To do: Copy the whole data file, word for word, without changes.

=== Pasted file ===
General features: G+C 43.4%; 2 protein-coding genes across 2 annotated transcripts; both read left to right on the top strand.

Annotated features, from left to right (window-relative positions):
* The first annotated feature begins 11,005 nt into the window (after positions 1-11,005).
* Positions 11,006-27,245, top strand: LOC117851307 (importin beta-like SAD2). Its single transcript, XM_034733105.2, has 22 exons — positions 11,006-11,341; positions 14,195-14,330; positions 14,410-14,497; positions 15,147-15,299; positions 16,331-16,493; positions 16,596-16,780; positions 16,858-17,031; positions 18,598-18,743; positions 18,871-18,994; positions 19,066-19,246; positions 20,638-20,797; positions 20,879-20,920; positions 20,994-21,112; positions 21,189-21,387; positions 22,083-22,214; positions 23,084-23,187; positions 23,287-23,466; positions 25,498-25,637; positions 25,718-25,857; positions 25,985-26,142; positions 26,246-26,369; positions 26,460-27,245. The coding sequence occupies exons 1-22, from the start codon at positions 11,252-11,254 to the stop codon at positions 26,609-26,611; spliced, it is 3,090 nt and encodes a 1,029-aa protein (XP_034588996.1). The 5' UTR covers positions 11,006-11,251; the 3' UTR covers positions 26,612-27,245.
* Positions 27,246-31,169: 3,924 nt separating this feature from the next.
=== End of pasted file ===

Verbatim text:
General features: G+C 43.4%; 2 protein-coding genes across 2 annotated transcripts; both read left to right on the top strand.

Annotated features, from left to right (window-relative positions):
* The first annotated feature begins 11,005 nt into the window (after positions 1-11,005).
* Positions 11,006-27,245, top strand: LOC117851307 (importin beta-like SAD2). Its single transcript, XM_034733105.2, has 22 exons — positions 11,006-11,341; positions 14,195-14,330; positions 14,410-14,497; positions 15,147-15,299; positions 16,331-16,493; positions 16,596-16,780; positions 16,858-17,031; positions 18,598-18,743; positions 18,871-18,994; positions 19,066-19,246; positions 20,638-20,797; positions 20,879-20,920; positions 20,994-21,112; positions 21,189-21,387; positions 22,083-22,214; positions 23,084-23,187; positions 23,287-23,466; positions 25,498-25,637; positions 25,718-25,857; positions 25,985-26,142; positions 26,246-26,369; positions 26,460-27,245. The coding sequence occupies exons 1-22, from the start codon at positions 11,252-11,254 to the stop codon at positions 26,609-26,611; spliced, it is 3,090 nt and encodes a 1,029-aa protein (XP_034588996.1). The 5' UTR covers positions 11,006-11,251; the 3' UTR covers positions 26,612-27,245.
* Positions 27,246-31,169: 3,924 nt separating this feature from the next.